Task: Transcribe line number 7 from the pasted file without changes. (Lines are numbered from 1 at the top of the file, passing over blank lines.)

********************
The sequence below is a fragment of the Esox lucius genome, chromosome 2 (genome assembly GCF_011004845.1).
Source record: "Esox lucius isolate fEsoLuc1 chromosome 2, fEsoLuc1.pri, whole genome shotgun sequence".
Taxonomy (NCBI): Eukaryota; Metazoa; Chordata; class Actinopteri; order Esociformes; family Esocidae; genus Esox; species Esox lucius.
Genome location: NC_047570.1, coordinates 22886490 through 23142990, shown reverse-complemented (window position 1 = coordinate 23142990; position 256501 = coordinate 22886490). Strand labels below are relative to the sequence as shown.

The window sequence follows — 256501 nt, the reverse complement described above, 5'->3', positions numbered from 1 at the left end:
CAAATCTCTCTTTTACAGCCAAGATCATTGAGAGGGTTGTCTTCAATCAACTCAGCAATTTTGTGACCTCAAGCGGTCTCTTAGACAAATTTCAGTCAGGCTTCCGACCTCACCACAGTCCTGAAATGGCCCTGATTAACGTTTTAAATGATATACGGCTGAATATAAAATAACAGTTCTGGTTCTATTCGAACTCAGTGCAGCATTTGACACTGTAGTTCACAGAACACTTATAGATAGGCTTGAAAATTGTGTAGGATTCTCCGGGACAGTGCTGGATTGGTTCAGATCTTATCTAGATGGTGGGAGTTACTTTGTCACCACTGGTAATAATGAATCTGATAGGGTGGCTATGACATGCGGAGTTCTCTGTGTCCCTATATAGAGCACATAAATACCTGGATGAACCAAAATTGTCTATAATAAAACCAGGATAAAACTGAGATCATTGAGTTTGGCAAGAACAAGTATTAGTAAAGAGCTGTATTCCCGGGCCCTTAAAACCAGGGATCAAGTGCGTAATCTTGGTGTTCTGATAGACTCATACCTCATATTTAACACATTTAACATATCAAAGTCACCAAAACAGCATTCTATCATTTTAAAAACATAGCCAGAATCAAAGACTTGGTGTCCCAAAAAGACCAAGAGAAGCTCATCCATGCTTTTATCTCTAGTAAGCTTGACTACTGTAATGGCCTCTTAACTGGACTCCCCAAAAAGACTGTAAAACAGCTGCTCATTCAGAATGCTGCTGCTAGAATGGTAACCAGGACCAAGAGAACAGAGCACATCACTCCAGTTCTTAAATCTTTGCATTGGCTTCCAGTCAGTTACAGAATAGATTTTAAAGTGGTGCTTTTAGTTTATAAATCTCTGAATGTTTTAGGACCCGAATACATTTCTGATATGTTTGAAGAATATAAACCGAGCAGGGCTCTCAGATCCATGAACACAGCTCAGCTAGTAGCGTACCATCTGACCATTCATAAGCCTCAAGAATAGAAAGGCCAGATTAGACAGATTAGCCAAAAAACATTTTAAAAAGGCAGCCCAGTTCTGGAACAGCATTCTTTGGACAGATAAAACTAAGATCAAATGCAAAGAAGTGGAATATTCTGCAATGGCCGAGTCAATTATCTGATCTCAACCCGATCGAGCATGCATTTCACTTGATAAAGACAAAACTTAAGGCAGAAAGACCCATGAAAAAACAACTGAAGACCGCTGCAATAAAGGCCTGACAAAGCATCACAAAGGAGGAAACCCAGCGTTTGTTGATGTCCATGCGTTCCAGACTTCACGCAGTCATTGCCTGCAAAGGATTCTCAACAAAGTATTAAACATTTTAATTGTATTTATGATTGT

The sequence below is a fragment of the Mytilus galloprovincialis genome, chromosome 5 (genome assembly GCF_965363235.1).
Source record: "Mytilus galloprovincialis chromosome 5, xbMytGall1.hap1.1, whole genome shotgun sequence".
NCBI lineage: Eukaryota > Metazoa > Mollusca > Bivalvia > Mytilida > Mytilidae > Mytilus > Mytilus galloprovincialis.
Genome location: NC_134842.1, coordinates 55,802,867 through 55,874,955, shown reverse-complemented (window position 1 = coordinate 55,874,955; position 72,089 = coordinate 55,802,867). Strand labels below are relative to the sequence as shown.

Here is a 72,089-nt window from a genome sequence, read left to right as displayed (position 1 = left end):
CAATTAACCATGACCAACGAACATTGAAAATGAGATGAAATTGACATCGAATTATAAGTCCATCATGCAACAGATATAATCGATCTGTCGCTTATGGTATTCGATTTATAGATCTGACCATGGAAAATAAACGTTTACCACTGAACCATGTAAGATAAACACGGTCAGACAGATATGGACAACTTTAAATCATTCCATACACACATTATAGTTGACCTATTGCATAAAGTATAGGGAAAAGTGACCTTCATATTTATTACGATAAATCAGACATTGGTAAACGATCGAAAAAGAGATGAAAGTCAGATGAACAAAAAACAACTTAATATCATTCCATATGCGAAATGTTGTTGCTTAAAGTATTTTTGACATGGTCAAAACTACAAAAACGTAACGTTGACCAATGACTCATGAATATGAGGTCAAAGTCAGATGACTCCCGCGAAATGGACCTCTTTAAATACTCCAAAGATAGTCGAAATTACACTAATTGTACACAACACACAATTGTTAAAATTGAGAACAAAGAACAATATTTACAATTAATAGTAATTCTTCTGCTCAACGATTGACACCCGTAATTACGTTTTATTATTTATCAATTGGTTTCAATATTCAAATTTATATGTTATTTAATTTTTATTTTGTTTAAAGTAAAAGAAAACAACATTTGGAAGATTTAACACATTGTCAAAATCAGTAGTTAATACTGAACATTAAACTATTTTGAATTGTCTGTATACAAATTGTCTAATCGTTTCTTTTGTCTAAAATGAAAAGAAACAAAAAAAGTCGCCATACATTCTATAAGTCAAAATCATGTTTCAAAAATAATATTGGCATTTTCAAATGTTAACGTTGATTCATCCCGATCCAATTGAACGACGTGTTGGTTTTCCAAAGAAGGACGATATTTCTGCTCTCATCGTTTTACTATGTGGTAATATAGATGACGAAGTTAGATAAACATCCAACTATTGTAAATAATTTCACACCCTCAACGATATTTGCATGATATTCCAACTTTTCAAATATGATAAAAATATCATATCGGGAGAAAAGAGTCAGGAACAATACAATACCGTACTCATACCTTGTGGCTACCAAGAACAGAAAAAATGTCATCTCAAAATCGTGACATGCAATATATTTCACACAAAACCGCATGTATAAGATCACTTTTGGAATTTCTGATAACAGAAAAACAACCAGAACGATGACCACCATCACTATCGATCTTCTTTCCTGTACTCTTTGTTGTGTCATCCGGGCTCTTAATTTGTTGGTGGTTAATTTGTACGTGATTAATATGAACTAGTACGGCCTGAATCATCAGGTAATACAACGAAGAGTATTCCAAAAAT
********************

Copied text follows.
The sequence below is a fragment of the Mytilus galloprovincialis genome, chromosome 5 (genome assembly GCF_965363235.1).